Aaron Tippin is no stranger to charity work. The 52-year-old country singer is a devoted spokesman for the Toys for Tots pro-gram and brings attention to it during each of his shows.
"Every year for several years, we've been putting together bikes for Toys for Tots for the Marine Corps," Tippin said in a recent phone interview from his home outside of Nashville. "Every show, I put together a bike while I'm singing a song.
"It's fun to do and it's just a reminder that, come this Christmas, there'll be a lot of kids with nothing under the tree."
Aaron Tippin will perform on Sunday at DelGrosso's Amusement Park.
Such a charitable personality made Tippin a natural for this year's annual concert and Children's Miracle Network Telethon at DelGrosso's Amusement Park on June 5. He'll perform a free concert on the DelGrosso's stage at 4 p.m., while the entire park will feature donation buckets and frequent live look-ins from WTAJ's coverage of the telethon.
According to Vanessa Klingensmith, manager of the Children's Miracle Network at Geisinger Hospital in Danville, since the telethon began in 1985 it has raised more than $44 million for Geisinger Pediatric Services and Janet Weis Children's Hospital, also located in Danville. The telethon is broadcast simultaneously each year by WTAJ in Altoona and WYOU in Wilkes-Barre.
She said that DelGrosso's Amusement Park has been partnered with the Children's Miracle Network Telethon since 1991.
If you go
Who: Aaron Tippin
When: 4 p.m. June 5
Where: DelGrosso's Amusement Park, Tipton
More information: Visit www.delgrossos.com/dap.html or call 684-3538
"There's groups from all over the county that come in and do their donations [in-person] here," said Jeff Ingram, marketing manager for DelGrosso's. "It's a lot of money raised [at the park]."
Klingensmith said approximately $2,500 was donated at the park in 2010, in addition to $2,500 donated by DelGrosso's Foods. Tippin's loyal fans should help the numbers for in-park donations climb, Ingram said.
"This guy has a great following and if we have a [sunny] day, I think we're gonna get hammered," Ingram said.
Tippin's country music career began in the mid-1980s in Nashville, where he worked as a songwriter for such artists as Charley Pride, Mark Collie and David Ball. He was signed to RCA Records in 1990 and had a big hit with his first single, 1991's "You've Got to Stand for Something." The song, which became a kind of anthem for soldiers during the first Gulf War, eventually reached No. 6 on the Billboard country charts.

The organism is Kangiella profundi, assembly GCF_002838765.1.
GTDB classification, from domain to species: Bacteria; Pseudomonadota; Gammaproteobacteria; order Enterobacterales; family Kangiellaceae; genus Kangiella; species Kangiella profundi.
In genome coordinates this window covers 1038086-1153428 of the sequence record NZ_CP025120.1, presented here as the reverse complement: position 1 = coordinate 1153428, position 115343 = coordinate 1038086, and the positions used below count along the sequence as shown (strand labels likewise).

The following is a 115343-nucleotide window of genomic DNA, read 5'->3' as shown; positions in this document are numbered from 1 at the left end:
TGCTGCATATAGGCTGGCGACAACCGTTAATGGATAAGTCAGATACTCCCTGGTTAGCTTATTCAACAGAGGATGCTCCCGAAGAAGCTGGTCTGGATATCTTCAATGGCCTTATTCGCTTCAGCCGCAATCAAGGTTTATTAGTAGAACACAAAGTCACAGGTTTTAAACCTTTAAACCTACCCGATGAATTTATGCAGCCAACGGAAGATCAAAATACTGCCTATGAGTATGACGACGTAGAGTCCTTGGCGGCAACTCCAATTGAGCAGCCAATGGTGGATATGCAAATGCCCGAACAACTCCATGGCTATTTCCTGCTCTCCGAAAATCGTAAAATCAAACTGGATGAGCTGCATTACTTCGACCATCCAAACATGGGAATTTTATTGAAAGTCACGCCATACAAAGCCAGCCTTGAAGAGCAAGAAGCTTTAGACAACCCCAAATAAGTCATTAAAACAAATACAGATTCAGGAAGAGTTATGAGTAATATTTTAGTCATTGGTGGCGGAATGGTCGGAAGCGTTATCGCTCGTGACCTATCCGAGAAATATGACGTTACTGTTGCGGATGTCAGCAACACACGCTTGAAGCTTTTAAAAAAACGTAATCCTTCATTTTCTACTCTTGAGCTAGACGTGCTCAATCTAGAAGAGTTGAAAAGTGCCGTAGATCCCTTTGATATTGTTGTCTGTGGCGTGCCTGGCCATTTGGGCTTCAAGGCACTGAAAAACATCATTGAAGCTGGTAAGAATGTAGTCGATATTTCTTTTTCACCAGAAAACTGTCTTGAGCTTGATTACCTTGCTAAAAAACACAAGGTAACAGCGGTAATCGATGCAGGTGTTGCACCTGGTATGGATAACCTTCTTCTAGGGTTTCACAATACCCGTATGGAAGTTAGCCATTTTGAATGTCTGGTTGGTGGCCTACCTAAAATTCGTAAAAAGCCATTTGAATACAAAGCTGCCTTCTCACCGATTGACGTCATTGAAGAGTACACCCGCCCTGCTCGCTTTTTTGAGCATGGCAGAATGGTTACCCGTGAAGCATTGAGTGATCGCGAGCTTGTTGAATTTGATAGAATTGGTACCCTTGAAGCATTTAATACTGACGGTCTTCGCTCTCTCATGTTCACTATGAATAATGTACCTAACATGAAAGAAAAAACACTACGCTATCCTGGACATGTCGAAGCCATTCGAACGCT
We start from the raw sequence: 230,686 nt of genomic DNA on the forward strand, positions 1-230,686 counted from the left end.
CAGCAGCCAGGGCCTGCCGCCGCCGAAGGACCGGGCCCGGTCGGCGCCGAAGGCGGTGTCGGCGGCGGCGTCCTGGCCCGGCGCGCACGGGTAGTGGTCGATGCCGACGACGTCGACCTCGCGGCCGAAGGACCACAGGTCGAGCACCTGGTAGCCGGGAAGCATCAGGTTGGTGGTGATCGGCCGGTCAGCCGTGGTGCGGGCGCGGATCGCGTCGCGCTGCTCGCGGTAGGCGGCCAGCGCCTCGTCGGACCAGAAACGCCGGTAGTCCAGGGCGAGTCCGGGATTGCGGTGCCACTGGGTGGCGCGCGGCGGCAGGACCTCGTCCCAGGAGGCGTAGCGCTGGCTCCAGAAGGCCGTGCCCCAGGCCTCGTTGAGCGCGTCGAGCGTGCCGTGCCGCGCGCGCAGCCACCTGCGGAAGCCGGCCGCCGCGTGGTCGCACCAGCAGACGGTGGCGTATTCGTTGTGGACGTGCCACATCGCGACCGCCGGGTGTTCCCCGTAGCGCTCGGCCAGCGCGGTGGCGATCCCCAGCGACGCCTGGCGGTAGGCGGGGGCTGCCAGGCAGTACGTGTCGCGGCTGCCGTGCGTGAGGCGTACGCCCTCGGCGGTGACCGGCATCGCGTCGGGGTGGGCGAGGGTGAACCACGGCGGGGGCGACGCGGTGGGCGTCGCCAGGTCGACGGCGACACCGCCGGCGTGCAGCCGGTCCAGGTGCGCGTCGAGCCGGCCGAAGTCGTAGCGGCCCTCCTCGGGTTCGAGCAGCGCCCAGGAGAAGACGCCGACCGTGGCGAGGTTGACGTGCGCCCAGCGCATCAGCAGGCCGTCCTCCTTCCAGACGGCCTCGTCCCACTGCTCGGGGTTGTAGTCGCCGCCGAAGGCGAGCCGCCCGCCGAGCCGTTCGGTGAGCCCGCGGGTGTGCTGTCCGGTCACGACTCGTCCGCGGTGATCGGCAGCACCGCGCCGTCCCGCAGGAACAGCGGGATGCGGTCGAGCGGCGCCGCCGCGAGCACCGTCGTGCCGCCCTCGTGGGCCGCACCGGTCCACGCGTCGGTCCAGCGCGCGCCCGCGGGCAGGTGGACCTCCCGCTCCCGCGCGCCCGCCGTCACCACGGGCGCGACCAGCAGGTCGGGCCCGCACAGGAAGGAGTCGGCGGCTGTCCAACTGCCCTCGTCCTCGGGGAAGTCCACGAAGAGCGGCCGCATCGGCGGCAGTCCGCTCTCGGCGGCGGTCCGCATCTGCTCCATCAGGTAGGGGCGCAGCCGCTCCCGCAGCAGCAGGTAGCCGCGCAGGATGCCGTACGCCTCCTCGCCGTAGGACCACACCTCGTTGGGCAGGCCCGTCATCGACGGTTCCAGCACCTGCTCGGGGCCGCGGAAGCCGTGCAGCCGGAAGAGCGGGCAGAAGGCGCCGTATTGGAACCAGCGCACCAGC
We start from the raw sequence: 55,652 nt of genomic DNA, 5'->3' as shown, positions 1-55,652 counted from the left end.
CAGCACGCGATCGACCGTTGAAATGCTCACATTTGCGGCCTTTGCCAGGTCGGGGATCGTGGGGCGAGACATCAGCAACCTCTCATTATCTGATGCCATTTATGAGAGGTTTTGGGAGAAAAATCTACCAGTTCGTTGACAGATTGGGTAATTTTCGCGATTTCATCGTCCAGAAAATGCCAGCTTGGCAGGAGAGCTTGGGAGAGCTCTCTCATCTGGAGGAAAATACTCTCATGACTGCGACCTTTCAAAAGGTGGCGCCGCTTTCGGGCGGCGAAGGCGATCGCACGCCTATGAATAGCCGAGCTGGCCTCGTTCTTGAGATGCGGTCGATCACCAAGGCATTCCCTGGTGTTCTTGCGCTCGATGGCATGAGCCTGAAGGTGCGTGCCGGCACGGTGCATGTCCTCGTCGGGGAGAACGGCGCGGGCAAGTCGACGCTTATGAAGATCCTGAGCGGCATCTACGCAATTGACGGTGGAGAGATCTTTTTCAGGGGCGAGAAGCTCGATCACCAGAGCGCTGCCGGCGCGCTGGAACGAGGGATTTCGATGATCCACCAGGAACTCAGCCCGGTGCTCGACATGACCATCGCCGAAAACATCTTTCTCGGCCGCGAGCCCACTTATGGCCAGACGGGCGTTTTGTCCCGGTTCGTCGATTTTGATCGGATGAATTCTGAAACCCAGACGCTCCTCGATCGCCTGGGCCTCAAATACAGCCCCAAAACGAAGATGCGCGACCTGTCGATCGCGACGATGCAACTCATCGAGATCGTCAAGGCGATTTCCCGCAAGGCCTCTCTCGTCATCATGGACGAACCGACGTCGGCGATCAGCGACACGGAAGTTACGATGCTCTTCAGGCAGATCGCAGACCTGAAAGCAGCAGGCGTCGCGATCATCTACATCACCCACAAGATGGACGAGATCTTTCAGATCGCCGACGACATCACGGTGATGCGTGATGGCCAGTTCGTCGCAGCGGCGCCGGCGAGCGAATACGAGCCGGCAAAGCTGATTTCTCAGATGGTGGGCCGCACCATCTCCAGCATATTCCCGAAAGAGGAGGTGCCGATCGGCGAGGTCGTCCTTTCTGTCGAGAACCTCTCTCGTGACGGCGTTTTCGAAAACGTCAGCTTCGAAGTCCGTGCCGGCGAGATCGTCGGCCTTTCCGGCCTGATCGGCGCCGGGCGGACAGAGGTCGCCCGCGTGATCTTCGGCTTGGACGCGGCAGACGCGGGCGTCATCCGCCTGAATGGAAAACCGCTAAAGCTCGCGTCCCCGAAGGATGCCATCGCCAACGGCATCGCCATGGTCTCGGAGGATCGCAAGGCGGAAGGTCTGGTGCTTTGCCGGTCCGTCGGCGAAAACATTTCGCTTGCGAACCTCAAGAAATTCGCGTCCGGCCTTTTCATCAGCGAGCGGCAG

Tippin's 1992 single "There Ain't Nothin' Wrong with the Radio" became his first No. 1 country song and drove his second album, "Read Between the Lines," to platinum sales - the only one of his records to reach that plateau. Tippin has been a consistent hitmaker during his career. In fact, from 1990 to 2005, every single he released reached the Billboard Hot 100 country charts. Those hits included two more No. 1 songs - 1995's "That's As Close As I'll Get to Loving You" and 2000's "Kiss This."
But perhaps Tippin's most memorable song, 2001's "Where the Stars and Stripes and the Eagles Fly," came up just short of that No. 1 position, topping out at No. 2. The patriotic anthem was recorded just two days after the Sept. 11 attacks and released soon after. As America grieved, Tippin's song soared, eventually reaching No. 20 on the Billboard Hot 100 - the biggest crossover hit of his career.
The song will surely be back on the radio this fall, as Americans recognize the 10th anniversary of the Sept. 11 attacks. Tippin said he isn't sure yet how he'll spend the day.
"Obviously, we have shows going on [in September]," he said. "Probably in our own way, even on our own bus - we're a bus full of patriots on my bus - we'll celebrate it. Especially this year. We made a big dent in the enemy [with the death of Osama Bin Laden], so I think it's going to be special."
Tippin hasn't put out an album of original music since 2009, but that doesn't mean he's coasting on past success. He frequently collaborates with his wife, country singer Thea Tippin, and recently worked with former Arkansas Gov. Mike Huckabee to produce a charitable CD called "I Wanna Play."
The proceeds from the CD go to the NAMM Foundation, whose goal is to raise music participation - specifically to the organization's Wanna Play Fund. The CD features a strong lineup of country stars, including George Jones, Ronnie Milsap, Lorrie Morgan and Tracy Lawrence.
According to Tippin, the Wanna Play Fund is, "an organization the NAMM folks started to put instruments in the hands of needy children."
Tippin and his wife wrote the title track, "I Wanna Play," performed by Aaron, but there are no plans for a formal release of the single.
"We never aimed it at radio, actually," Tippin said. "Through [Huckabee's] program on Fox, we were just trying to get awareness [for the project]. It's more of a pop feeling than the stuff I usually write. I wasn't really writing it for a country audience ... I was really looking for a song that kids could sing."
To purchase the "I Wanna Play" album, visit www.wannaplaycd.org.
Tippin has worked with politicians in the past, once penning a song in support of Newt Gingrich's "Drill Here" movement, and he and Huckabee are good friends and hunting buddies.
But when asked if a career in politics was in his future, he erupts in laughter.
"I've got too many skeletons in my closet," Tippin said in his thick Southern accent. "I can't really see ole Aaron being a part of that."
Mirror Staff Writer Keith Frederick is at 946-7466.